by Maria Eliza Villarino
Over the last few years, CIAT, under the CGIAR Research Program on Climate Change, Agriculture, and Food Security, or CCAFS, has been promoting climate-smart agriculture, a set of practices that can boost farming yields, while enabling farmers to adapt to climate change and, where appropriate, reduce greenhouse gas emissions. Developing climate-smart agriculture (CSA) profiles for countries in Asia, Africa, and Latin America forms part of this effort.
Insecurity affecting the protection of IDPs and refugees
Security Incidents and Access Constraints
17 April 2018: In Obi local government area, Nasarawa state,
Internally Displaced People (IDPs) protesting the killing of their relatives by suspected Fulani herders threw stones at the state governor’s convoy whilst he was on an assessment visit to some IDP camps, prompting riot police to respond with teargas. Source: Punch
Cindy Huang, Sarah Charles, Lauren Post, and Kate Gough
Central African Republic
05 March 2018: In Paoua town, Ouham-Pendé prefecture, and across the wider Central African Republic, fighting among armed groups continues to stall humanitarian response efforts. Source: Devex
07 March 2018: In Bangassou city, Mbomou prefecture, rumours of an armed attack in the city forced several unspecified NGOs to withdraw. Source: RJDH
Aid in Danger partner agency incidents. Partner agencies operated in 12 countries. Partner agencies reported 591 incidents in seven countries and six security measures taken to protect staff, assets and programmes in four countries. The total number of reported incidents below reflects the willingness of agencies to share information. It is not a complete count nor representative. For other incidents recorded by the Aid in Danger project, including from open sources, please see NGO Security Incident Overview.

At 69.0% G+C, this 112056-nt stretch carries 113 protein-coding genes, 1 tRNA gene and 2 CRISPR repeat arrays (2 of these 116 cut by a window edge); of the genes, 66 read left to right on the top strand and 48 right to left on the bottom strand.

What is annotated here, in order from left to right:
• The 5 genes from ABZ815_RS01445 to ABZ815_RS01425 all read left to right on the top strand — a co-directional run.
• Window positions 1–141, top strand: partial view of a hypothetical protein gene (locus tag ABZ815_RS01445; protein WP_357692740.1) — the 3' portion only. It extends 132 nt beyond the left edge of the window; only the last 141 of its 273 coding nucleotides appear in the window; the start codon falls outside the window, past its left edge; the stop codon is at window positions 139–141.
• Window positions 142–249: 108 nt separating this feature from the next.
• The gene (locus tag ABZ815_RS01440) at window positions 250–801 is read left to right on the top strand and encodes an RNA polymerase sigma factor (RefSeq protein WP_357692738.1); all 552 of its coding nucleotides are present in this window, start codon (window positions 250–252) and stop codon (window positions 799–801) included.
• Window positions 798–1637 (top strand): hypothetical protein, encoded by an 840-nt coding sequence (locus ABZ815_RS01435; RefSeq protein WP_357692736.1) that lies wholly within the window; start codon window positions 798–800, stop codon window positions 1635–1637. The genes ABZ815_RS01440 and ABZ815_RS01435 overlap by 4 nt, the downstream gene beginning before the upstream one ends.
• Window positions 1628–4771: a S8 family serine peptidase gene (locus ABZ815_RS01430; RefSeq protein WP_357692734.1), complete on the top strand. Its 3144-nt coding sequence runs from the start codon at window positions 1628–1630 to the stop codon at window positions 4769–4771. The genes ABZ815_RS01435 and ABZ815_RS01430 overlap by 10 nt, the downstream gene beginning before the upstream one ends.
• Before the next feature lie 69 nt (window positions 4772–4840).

Estimaciones globales sobre la inseguridad alimentaria aguda en 2017
• Alrededor de 124 millones de personas en 51 países se enfrentan a una situación de Crisis de inseguridad alimentaria o peor (equivalente o superior a la fase 3 del IPC/CH) y requieren una acción humanitaria urgente para salvar vidas, proteger los medios de vida y reducir los niveles de hambre y desnutrición aguda.
Estimations mondiales de l’insécurité alimentaire aiguë en 2017
• Environ 124 millions de personnes vivant dans 51 pays sont en situation d’insécurité alimentaire de Crise ou pire (Phase 3 ou pire de l’IPC ou du CH ou équivalent) et requièrent une action humanitaire urgente afin de sauver des vies, protéger les moyens d’existence et réduire les déficits de consommation alimentaire et la malnutrition aiguë.
Acute food insecurity global estimates in 2017
• Around 124 million people in 51 countries face Crisis food insecurity or worse (equivalent of IPC/CH Phase 3 or above). They require urgent humanitarian action to save lives, protect livelihoods, and reduce hunger and malnutrition.
Intercommunal violence between Lendu and Hema communities since December has internally displaced over 100,000 people and led to a severe humanitarian crisis. In a conflict where civilians are being directly targeted, protection of the affected population is a major concern. Thousands of houses have been burned down and livelihood activities, including agriculture, have been disrupted, resulting in significant needs for shelter and food assistance.
Anticipated scope and scale
Kelli N. O’Laughlin, Shada A. Rouhani, Julius Kasozi, Kelsy E. Greenwald, Nicholas R. Perkons, Zikama M. Faustin, Ingrid V. Bassett and Norma C. Ware Conflict and Health 201812:7 https://doi.org/10.1186/s13031-018-0145-1© The Author(s). 2018
Refugees living with HIV in sub-Saharan Africa suffer unique hardships that may increase their vulnerability to interruptions in antiretroviral therapy (ART).